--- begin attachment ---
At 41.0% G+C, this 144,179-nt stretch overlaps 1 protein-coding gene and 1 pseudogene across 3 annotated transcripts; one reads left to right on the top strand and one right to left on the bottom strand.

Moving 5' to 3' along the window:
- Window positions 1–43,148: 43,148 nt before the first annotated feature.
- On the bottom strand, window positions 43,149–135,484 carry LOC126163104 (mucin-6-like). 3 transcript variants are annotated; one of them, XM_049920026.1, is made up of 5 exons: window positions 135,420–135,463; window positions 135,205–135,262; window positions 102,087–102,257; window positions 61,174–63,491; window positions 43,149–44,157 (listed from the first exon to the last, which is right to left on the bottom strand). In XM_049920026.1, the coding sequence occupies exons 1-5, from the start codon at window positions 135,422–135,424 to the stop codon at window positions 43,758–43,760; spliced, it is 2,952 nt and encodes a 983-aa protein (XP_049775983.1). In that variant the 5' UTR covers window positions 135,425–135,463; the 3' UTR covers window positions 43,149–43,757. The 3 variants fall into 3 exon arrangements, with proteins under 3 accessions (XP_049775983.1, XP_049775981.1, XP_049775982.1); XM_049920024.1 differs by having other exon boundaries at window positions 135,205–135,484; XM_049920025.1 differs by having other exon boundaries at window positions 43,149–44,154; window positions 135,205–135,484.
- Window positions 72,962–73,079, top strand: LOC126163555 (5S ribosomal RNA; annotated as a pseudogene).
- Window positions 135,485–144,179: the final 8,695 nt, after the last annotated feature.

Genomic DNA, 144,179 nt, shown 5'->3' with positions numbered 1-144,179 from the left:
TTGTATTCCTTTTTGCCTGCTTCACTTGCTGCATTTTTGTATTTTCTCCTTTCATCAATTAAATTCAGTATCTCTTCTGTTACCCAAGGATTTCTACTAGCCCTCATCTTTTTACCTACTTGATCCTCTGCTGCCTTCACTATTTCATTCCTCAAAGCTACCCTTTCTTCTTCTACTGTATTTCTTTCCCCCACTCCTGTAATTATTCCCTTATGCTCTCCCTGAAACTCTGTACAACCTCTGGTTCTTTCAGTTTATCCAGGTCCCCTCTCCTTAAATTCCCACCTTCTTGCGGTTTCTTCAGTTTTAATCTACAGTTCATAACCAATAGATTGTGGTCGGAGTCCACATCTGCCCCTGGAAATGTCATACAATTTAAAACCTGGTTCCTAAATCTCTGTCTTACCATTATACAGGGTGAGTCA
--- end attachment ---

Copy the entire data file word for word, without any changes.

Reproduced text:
At 41.0% G+C, this 144,179-nt stretch overlaps 1 protein-coding gene and 1 pseudogene across 3 annotated transcripts; one reads left to right on the top strand and one right to left on the bottom strand.

Moving 5' to 3' along the window:
- Window positions 1–43,148: 43,148 nt before the first annotated feature.
- On the bottom strand, window positions 43,149–135,484 carry LOC126163104 (mucin-6-like). 3 transcript variants are annotated; one of them, XM_049920026.1, is made up of 5 exons: window positions 135,420–135,463; window positions 135,205–135,262; window positions 102,087–102,257; window positions 61,174–63,491; window positions 43,149–44,157 (listed from the first exon to the last, which is right to left on the bottom strand). In XM_049920026.1, the coding sequence occupies exons 1-5, from the start codon at window positions 135,422–135,424 to the stop codon at window positions 43,758–43,760; spliced, it is 2,952 nt and encodes a 983-aa protein (XP_049775983.1). In that variant the 5' UTR covers window positions 135,425–135,463; the 3' UTR covers window positions 43,149–43,757. The 3 variants fall into 3 exon arrangements, with proteins under 3 accessions (XP_049775983.1, XP_049775981.1, XP_049775982.1); XM_049920024.1 differs by having other exon boundaries at window positions 135,205–135,484; XM_049920025.1 differs by having other exon boundaries at window positions 43,149–44,154; window positions 135,205–135,484.
- Window positions 72,962–73,079, top strand: LOC126163555 (5S ribosomal RNA; annotated as a pseudogene).
- Window positions 135,485–144,179: the final 8,695 nt, after the last annotated feature.

Genomic DNA, 144,179 nt, shown 5'->3' with positions numbered 1-144,179 from the left:
TTGTATTCCTTTTTGCCTGCTTCACTTGCTGCATTTTTGTATTTTCTCCTTTCATCAATTAAATTCAGTATCTCTTCTGTTACCCAAGGATTTCTACTAGCCCTCATCTTTTTACCTACTTGATCCTCTGCTGCCTTCACTATTTCATTCCTCAAAGCTACCCTTTCTTCTTCTACTGTATTTCTTTCCCCCACTCCTGTAATTATTCCCTTATGCTCTCCCTGAAACTCTGTACAACCTCTGGTTCTTTCAGTTTATCCAGGTCCCCTCTCCTTAAATTCCCACCTTCTTGCGGTTTCTTCAGTTTTAATCTACAGTTCATAACCAATAGATTGTGGTCGGAGTCCACATCTGCCCCTGGAAATGTCATACAATTTAAAACCTGGTTCCTAAATCTCTGTCTTACCATTATACAGGGTGAGTCA